U.S. Senate votes to curb farmland purchases by China, Iran, North Korea, Russia

WASHINGTON — U.S. senators approved bipartisan amendments to the annual defense policy bill Tuesday night that would prohibit China, Iran, North Korea and Russia from purchasing U.S. farmland and screen American investment in high-tech ventures on foreign adversary soil.

By a 91-7 vote, the lawmakers approved a measure that would require review of — and direct the president to halt or waive — agricultural land transactions by the four nations.

The amendment would empower the Committee on Foreign Investment in the United States to evaluate the land deals. The committee already reviews other inbound investment transactions,



Of the 40 million acres of U.S. forest and farmland owned by foreign investors at the end of 2021, China accounted for 383,935 acres, or less than 1%, according to a U.S. Department of Agriculture report on foreign land holdings.

The 2022 purchase of 300 acres by a Chinese-owned corn processing company near an Air Force base in North Dakota triggered concern among some lawmakers, as did the discovery in February of a Chinese surveillance balloon hovering over Montana, home to many U.S. nuclear missiles.

The amendment was co-sponsored by Republican Sens. Mike Rounds of South Dakota, Steve Daines of Montana, John Kennedy of Louisiana, Joni Ernst of Iowa, Cynthia Lummis of Wyoming, Ted Cruz of Texas, Kevin Cramer and John Hoeven of North Dakota, Katie Britt of Alabama, and Democratic Sens. Jon Tester of Montana and Sherrod Brown of Ohio.

“In recent years, our country has seen firsthand attempts by our near peer competitors to acquire land adjacent to our military bases,” Rounds said on the Senate floor Tuesday.  “In 2020, a Chinese-led company planned to build a wind energy farm project near Del Rio, Texas, only miles away from Laughlin Air Force base, where U.S. pilots are trained.”

State lawmakers blocked the wind farm project in 2021, but recently gave it a green light after a company from Spain backed it instead.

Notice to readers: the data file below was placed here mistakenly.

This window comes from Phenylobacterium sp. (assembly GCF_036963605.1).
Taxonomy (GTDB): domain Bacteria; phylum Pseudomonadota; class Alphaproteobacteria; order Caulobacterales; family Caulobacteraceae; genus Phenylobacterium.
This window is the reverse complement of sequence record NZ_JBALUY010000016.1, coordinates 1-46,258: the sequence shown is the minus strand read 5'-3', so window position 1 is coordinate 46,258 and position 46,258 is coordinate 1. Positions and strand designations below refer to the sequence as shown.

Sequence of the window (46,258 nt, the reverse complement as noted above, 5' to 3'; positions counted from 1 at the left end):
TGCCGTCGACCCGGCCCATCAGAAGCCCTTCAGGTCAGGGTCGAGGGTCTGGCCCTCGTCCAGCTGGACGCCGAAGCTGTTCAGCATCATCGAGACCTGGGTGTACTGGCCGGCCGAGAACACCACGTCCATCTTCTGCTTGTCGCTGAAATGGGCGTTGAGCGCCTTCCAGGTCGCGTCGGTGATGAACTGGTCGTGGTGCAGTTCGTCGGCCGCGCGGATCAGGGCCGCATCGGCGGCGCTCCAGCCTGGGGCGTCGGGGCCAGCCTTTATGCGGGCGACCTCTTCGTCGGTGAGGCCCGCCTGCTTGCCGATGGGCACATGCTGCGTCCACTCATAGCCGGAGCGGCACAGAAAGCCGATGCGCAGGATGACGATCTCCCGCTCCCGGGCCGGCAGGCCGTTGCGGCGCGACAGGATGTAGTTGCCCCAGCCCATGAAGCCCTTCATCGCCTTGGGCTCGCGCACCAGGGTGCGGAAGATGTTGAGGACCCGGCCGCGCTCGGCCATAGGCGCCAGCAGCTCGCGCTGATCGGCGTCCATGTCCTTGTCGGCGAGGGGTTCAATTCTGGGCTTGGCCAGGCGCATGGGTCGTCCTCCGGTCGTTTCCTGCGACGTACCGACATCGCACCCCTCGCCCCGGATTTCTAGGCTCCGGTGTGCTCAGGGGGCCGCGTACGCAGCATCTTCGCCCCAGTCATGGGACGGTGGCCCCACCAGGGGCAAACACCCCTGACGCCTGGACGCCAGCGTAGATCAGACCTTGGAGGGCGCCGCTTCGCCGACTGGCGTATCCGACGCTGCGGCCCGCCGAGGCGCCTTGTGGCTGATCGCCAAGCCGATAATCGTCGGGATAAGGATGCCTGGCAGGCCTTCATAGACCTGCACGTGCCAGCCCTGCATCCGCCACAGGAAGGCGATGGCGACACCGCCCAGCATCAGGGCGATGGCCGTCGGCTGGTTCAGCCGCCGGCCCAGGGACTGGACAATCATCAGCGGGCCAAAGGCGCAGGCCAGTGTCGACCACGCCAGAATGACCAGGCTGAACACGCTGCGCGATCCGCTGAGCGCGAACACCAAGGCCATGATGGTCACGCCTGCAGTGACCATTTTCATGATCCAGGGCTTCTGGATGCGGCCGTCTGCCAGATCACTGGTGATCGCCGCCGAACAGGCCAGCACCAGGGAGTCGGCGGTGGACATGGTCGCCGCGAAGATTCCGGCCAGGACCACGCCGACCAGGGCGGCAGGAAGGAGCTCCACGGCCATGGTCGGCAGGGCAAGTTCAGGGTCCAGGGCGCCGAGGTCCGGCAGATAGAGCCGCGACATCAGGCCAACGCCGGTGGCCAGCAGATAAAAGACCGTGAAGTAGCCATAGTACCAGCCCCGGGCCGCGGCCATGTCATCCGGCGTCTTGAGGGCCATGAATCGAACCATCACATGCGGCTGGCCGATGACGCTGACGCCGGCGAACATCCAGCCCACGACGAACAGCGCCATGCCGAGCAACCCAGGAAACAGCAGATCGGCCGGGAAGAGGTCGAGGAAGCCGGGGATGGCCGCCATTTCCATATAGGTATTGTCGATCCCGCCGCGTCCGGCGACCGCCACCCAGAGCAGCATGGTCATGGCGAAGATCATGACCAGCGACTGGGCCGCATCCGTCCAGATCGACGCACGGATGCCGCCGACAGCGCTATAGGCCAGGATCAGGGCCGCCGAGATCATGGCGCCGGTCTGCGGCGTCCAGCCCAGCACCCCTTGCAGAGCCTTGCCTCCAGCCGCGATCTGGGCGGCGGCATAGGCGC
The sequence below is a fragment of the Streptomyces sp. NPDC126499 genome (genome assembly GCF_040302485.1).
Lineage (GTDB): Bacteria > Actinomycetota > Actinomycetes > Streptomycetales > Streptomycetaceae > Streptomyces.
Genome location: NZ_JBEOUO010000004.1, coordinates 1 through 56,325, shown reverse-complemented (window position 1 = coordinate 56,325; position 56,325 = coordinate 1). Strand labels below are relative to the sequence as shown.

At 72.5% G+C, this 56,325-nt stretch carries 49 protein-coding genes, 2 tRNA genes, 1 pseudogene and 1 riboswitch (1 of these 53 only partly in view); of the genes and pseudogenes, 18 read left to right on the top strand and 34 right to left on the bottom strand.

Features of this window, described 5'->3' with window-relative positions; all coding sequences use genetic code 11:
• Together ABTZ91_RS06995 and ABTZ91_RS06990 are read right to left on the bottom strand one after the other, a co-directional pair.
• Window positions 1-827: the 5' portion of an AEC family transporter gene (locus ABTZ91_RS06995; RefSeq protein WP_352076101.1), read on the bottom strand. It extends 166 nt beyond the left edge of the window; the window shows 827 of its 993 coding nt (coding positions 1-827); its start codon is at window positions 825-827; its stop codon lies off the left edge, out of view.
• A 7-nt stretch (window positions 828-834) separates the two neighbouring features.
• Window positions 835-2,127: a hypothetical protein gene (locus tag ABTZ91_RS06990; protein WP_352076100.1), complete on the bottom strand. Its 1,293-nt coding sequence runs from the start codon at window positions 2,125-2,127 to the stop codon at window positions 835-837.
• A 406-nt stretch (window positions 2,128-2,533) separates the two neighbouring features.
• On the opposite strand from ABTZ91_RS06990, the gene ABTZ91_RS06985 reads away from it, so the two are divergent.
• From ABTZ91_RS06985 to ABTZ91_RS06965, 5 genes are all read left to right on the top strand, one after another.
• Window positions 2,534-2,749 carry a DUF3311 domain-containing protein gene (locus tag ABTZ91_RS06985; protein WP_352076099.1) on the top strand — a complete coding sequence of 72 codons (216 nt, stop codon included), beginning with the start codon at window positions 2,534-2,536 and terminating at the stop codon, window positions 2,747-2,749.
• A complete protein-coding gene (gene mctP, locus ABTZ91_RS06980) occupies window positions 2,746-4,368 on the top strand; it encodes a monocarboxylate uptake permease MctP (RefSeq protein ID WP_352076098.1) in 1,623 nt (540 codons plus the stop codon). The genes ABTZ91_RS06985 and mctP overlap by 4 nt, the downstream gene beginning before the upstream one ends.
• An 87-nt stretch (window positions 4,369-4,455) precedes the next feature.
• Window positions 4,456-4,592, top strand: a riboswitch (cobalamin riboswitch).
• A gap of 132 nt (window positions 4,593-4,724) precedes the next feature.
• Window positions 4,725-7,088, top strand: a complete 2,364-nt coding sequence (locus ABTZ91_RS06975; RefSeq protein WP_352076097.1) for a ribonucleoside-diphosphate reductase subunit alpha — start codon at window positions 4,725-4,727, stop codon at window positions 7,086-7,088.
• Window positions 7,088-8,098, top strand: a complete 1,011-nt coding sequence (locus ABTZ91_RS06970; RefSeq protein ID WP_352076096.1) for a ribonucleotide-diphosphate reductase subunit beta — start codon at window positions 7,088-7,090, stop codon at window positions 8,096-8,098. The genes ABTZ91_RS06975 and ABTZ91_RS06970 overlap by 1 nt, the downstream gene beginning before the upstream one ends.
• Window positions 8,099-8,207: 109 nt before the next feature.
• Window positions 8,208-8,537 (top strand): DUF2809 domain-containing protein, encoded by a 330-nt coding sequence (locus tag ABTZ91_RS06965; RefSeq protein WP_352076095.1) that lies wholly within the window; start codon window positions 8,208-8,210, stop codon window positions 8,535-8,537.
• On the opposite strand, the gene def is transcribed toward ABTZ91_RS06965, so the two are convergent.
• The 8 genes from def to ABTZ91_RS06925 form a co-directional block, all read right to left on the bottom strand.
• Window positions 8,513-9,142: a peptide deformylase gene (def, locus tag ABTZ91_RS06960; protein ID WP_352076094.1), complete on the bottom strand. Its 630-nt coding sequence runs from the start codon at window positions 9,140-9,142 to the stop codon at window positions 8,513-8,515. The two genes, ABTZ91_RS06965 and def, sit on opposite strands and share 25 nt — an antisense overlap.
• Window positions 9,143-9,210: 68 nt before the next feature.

As of 2021, Canadian investors held the largest amount of forest and farmland, followed by the Netherlands, Italy, United Kingdom and Germany, according to the USDA.

Investment abroad

Senators also voted 91-6 on an amendment to screen investment by U.S. companies in China, Iran, North Korea and Russia in high-tech sectors, including artificial intelligence, advanced semiconductors, satellite communications and quantum computing.

Democratic Sen. Bob Casey of Pennsylvania and GOP Sen. John Cornyn of Texas have been pushing legislation since 2021 that would monitor the offshoring of supply chains in industries and locations with national security implications.

The annual defense bill “tackles the toughest national security issues facing our nation,” Casey said on the Senate floor Tuesday. “And the technological competition with the People’s Republic of China is certainly at the top of that list.”

“Right now we’re in competition with a communist government that doesn’t play by the rules,” he continued in remarks before the vote. “The Chinese government employs economic espionage and it exploits the United States’ open research and innovation to build up its own capabilities.”

U.S. outbound investment totaled $6.58 trillion at the end of 2022, according to the U.S. Bureau of Economic Analysis.

Most was concentrated in the United Kingdom, the Netherlands, Luxembourg, Ireland and Canada. Just over $1 trillion landed in Latin America and the Western Hemisphere, while roughly $951 million went to Asia and the Pacific. The Middle East and Africa were near the bottom of the list with just over $80 million and $46 million respectively.

The Casey-Cornyn amendment would require U.S. corporations and other entities to notify the secretary of the Treasury prior to a deal.

Unlike foreign investment that comes into the U.S., no federal mechanism screens the dollars American companies are investing outside the nation.

Defense bill

The National Defense Authorization Act is the annual defense policy bill that continues defense policies, nuclear weapons programs and authorizes defense-related spending.

Lawmakers often use the massive bill as a vehicle for various policy matters because Congress consistently enacts the legislation each year. After the Senate bill is passed, it will go to a conference committee with a House-passed bill that targets abortion access, transgender health and racial equity.

The legislation does not appropriate money for the Department of Defense and other relevant federal agencies. Rather, the bill authorizes how the funds should be spent.

The 2022 NDAA authorized $768.2 billion.

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